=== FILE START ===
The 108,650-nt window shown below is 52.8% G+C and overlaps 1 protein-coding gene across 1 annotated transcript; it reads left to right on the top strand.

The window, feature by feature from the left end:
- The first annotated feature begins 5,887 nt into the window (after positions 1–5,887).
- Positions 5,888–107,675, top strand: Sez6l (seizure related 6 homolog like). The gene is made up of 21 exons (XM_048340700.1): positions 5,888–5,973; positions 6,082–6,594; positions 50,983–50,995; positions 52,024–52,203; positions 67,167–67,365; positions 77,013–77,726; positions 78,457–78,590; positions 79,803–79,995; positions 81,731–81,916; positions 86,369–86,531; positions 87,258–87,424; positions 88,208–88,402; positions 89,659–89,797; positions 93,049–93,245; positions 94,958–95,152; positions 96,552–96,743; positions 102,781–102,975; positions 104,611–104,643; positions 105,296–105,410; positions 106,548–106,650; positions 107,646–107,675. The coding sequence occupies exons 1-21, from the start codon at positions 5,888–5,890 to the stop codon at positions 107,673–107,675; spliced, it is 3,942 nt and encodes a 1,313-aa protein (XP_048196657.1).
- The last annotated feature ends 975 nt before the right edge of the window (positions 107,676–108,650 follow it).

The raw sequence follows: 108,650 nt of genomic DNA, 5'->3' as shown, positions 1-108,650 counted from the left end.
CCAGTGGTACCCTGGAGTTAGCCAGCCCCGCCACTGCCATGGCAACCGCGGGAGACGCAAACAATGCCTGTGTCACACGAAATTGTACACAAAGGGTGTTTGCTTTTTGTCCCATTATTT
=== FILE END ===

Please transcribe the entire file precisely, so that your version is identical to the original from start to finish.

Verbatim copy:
The 108,650-nt window shown below is 52.8% G+C and overlaps 1 protein-coding gene across 1 annotated transcript; it reads left to right on the top strand.

The window, feature by feature from the left end:
- The first annotated feature begins 5,887 nt into the window (after positions 1–5,887).
- Positions 5,888–107,675, top strand: Sez6l (seizure related 6 homolog like). The gene is made up of 21 exons (XM_048340700.1): positions 5,888–5,973; positions 6,082–6,594; positions 50,983–50,995; positions 52,024–52,203; positions 67,167–67,365; positions 77,013–77,726; positions 78,457–78,590; positions 79,803–79,995; positions 81,731–81,916; positions 86,369–86,531; positions 87,258–87,424; positions 88,208–88,402; positions 89,659–89,797; positions 93,049–93,245; positions 94,958–95,152; positions 96,552–96,743; positions 102,781–102,975; positions 104,611–104,643; positions 105,296–105,410; positions 106,548–106,650; positions 107,646–107,675. The coding sequence occupies exons 1-21, from the start codon at positions 5,888–5,890 to the stop codon at positions 107,673–107,675; spliced, it is 3,942 nt and encodes a 1,313-aa protein (XP_048196657.1).
- The last annotated feature ends 975 nt before the right edge of the window (positions 107,676–108,650 follow it).

The raw sequence follows: 108,650 nt of genomic DNA, 5'->3' as shown, positions 1-108,650 counted from the left end.
CCAGTGGTACCCTGGAGTTAGCCAGCCCCGCCACTGCCATGGCAACCGCGGGAGACGCAAACAATGCCTGTGTCACACGAAATTGTACACAAAGGGTGTTTGCTTTTTGTCCCATTATTT